Thanks, Kami, for your excellent suggestions! A few comments/questions:
> 1) Putting a piece of tinfoil in the dome makes for a much
> better crust on the top. It also saves on cleanup when
> my bread over-rises. This was recommended by Consumer
> Reports in their comparisons of the machines.
INSIDE the dome? Interesting. I'm pretty sure the person at Welbilt
suggested putting it ON the dome... presumably to reflect heat back in.
I'll miss being able to see the dough inside, but I think your suggestion
makes more sense. I'll give it a try.
> 4) Bread is much better when baked right away and warm liquid is used
> rather than using the timer (especially in the winter -- this did
> not matter as much last summer).
> 5) The bread's texture changes when it rains or is humid. I almost always
> get a concave top when it rains.
These comments make me wonder if some of my "gooey center" problem is
caused by weather changes. For the first month or two the machine made
great bread 2 or 3 times a week, but by December it was turning out
gooey gunk. I wonder if the winter temperature and/or humidity could be
the culprit? I suspect overnight bread would have particularly bad problems,
since my setback thermostat lowers the temp to about 55-60F at night.
But lately all my bread has had gooey centers even when I started the machine
right away during the day.
Has anyone experimented with salvaging gooey bread? I.e. cutting off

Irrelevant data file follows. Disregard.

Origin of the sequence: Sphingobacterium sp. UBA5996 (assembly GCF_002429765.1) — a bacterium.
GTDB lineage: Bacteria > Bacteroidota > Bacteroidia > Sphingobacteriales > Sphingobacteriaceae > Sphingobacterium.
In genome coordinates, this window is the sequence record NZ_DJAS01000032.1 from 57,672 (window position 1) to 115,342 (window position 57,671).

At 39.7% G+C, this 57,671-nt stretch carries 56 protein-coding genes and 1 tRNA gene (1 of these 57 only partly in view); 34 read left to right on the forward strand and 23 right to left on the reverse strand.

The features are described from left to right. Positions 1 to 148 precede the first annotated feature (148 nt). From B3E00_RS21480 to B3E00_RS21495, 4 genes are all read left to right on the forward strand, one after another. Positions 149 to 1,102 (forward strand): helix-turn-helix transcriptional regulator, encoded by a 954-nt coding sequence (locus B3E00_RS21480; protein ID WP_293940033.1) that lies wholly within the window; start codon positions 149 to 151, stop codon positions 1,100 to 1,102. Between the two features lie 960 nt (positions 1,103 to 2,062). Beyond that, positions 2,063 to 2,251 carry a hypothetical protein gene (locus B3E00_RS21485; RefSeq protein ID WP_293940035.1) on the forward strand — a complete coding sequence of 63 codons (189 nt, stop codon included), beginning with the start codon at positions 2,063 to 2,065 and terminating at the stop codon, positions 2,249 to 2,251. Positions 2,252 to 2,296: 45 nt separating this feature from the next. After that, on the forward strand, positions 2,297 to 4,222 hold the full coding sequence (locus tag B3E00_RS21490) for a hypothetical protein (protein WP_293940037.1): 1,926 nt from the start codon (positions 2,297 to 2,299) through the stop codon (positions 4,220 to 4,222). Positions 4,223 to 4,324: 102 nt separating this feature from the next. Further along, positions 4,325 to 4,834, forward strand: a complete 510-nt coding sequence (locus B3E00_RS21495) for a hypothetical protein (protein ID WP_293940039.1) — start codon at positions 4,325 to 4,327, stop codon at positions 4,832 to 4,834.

a slice, discovering it's gooey, and tossing it in the oven a while
to finish? Would this work at all, and if so, would it only work
if you did it before the bread cooled?
> 6) Oat Blend flour is wonderful.
How so? Taste, texture, ? Speaking of which, we made an oatmeal bread
based on the DAK recipe and threw in some walnuts. It was good,
but it had sort of a "powdery" texture to it. The recipe calls for regular
non-instant oatmeal, but we used "quick" oatmeal because that's what we had
on hand. We ground it up in a blender like the recipe specified.
Would it work better to use regular non-instant oatmeal?
> 8) Heavy breads (e.g., Anadama) come out gooey in the center.
The heaviest I've made was the Onion Pecan bread in the DAK book.
Which was wonderful, by the way! It was heavy enough that it, and
a bottle of red wine, made our dinner one night. :-) But it's not
an incredibly dense loaf. It sounds like there's no way to make
dense bread in the DAK/Welbilt. Oh well...